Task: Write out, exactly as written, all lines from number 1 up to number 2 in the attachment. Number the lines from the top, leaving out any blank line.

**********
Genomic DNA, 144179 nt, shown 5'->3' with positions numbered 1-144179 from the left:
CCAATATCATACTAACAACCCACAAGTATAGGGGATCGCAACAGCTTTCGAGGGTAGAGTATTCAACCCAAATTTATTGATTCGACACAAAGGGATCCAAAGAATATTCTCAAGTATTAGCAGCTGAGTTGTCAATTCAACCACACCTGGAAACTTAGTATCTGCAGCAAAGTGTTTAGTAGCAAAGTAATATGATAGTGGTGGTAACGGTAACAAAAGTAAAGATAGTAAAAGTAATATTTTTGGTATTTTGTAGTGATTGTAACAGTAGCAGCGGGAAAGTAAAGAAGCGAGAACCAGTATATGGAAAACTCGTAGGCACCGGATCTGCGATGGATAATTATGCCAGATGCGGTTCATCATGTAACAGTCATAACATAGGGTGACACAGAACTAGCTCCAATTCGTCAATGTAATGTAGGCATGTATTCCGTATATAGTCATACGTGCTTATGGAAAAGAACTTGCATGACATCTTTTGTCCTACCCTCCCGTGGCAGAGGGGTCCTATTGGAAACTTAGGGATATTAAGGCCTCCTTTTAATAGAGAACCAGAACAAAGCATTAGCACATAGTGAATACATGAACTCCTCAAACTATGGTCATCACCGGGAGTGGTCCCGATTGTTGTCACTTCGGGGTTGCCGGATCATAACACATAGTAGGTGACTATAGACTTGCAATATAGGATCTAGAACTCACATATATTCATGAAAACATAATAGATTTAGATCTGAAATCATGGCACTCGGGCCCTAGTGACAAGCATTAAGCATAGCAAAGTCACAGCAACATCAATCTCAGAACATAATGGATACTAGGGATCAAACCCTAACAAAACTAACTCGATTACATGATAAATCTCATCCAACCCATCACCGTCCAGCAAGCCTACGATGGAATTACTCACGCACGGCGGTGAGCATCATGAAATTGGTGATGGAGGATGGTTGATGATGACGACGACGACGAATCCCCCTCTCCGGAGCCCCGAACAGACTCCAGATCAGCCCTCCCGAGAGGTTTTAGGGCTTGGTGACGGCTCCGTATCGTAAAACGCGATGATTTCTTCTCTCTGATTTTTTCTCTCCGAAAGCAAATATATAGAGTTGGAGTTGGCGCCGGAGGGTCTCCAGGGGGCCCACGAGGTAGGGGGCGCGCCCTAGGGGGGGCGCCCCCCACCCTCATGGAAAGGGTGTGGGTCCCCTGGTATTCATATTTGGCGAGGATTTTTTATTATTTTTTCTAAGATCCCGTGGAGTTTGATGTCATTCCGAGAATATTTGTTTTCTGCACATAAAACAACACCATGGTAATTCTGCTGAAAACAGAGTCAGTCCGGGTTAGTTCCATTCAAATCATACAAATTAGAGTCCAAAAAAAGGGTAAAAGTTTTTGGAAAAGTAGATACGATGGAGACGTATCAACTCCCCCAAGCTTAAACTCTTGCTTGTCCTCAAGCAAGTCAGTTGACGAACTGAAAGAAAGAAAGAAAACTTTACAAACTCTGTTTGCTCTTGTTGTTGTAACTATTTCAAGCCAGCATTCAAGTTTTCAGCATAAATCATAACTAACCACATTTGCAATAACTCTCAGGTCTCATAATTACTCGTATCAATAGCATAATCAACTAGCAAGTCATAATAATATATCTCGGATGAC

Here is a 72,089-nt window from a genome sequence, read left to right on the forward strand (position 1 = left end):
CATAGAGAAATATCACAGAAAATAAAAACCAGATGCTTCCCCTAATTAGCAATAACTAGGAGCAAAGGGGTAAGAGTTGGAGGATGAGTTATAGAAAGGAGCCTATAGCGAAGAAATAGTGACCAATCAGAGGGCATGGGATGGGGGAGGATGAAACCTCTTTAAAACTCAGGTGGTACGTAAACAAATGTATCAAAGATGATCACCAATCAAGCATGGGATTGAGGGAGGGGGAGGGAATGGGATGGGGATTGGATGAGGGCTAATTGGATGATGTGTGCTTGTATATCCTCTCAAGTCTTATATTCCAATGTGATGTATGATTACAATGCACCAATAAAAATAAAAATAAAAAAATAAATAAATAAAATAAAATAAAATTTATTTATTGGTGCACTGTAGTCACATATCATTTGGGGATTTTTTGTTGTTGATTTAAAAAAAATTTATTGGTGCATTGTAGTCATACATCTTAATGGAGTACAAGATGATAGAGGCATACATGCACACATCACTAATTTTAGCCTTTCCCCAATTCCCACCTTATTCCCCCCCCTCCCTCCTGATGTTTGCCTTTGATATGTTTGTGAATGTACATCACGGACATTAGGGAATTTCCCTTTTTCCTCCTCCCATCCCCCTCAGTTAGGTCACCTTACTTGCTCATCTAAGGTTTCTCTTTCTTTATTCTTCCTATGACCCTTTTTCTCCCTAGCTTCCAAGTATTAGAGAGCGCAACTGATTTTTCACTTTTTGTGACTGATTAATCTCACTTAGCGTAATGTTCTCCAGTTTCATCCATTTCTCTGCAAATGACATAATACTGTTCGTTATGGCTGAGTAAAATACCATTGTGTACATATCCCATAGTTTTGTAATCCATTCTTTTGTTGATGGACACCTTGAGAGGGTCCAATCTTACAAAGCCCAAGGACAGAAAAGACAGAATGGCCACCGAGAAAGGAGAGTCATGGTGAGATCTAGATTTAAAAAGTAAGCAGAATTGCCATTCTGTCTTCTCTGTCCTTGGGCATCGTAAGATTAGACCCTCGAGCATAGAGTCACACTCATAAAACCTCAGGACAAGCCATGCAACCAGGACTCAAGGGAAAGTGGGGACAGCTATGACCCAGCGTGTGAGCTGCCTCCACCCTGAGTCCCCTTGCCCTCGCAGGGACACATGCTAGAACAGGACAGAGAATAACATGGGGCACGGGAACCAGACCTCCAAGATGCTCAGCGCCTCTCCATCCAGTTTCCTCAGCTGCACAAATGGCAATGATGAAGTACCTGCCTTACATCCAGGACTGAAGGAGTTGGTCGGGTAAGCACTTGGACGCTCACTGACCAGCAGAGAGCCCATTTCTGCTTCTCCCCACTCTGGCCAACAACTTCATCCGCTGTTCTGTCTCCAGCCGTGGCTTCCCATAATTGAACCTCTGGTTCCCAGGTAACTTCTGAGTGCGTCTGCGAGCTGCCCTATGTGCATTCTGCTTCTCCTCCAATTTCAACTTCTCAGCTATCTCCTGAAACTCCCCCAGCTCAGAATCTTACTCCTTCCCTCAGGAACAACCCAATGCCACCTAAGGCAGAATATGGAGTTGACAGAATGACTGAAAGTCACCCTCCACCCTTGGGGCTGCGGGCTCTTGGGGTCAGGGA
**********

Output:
Genomic DNA, 144179 nt, shown 5'->3' with positions numbered 1-144179 from the left:
CCAATATCATACTAACAACCCACAAGTATAGGGGATCGCAACAGCTTTCGAGGGTAGAGTATTCAACCCAAATTTATTGATTCGACACAAAGGGATCCAAAGAATATTCTCAAGTATTAGCAGCTGAGTTGTCAATTCAACCACACCTGGAAACTTAGTATCTGCAGCAAAGTGTTTAGTAGCAAAGTAATATGATAGTGGTGGTAACGGTAACAAAAGTAAAGATAGTAAAAGTAATATTTTTGGTATTTTGTAGTGATTGTAACAGTAGCAGCGGGAAAGTAAAGAAGCGAGAACCAGTATATGGAAAACTCGTAGGCACCGGATCTGCGATGGATAATTATGCCAGATGCGGTTCATCATGTAACAGTCATAACATAGGGTGACACAGAACTAGCTCCAATTCGTCAATGTAATGTAGGCATGTATTCCGTATATAGTCATACGTGCTTATGGAAAAGAACTTGCATGACATCTTTTGTCCTACCCTCCCGTGGCAGAGGGGTCCTATTGGAAACTTAGGGATATTAAGGCCTCCTTTTAATAGAGAACCAGAACAAAGCATTAGCACATAGTGAATACATGAACTCCTCAAACTATGGTCATCACCGGGAGTGGTCCCGATTGTTGTCACTTCGGGGTTGCCGGATCATAACACATAGTAGGTGACTATAGACTTGCAATATAGGATCTAGAACTCACATATATTCATGAAAACATAATAGATTTAGATCTGAAATCATGGCACTCGGGCCCTAGTGACAAGCATTAAGCATAGCAAAGTCACAGCAACATCAATCTCAGAACATAATGGATACTAGGGATCAAACCCTAACAAAACTAACTCGATTACATGATAAATCTCATCCAACCCATCACCGTCCAGCAAGCCTACGATGGAATTACTCACGCACGGCGGTGAGCATCATGAAATTGGTGATGGAGGATGGTTGATGATGACGACGACGACGAATCCCCCTCTCCGGAGCCCCGAACAGACTCCAGATCAGCCCTCCCGAGAGGTTTTAGGGCTTGGTGACGGCTCCGTATCGTAAAACGCGATGATTTCTTCTCTCTGATTTTTTCTCTCCGAAAGCAAATATATAGAGTTGGAGTTGGCGCCGGAGGGTCTCCAGGGGGCCCACGAGGTAGGGGGCGCGCCCTAGGGGGGGCGCCCCCCACCCTCATGGAAAGGGTGTGGGTCCCCTGGTATTCATATTTGGCGAGGATTTTTTATTATTTTTTCTAAGATCCCGTGGAGTTTGATGTCATTCCGAGAATATTTGTTTTCTGCACATAAAACAACACCATGGTAATTCTGCTGAAAACAGAGTCAGTCCGGGTTAGTTCCATTCAAATCATACAAATTAGAGTCCAAAAAAAGGGTAAAAGTTTTTGGAAAAGTAGATACGATGGAGACGTATCAACTCCCCCAAGCTTAAACTCTTGCTTGTCCTCAAGCAAGTCAGTTGACGAACTGAAAGAAAGAAAGAAAACTTTACAAACTCTGTTTGCTCTTGTTGTTGTAACTATTTCAAGCCAGCATTCAAGTTTTCAGCATAAATCATAACTAACCACATTTGCAATAACTCTCAGGTCTCATAATTACTCGTATCAATAGCATAATCAACTAGCAAGTCATAATAATATATCTCGGATGAC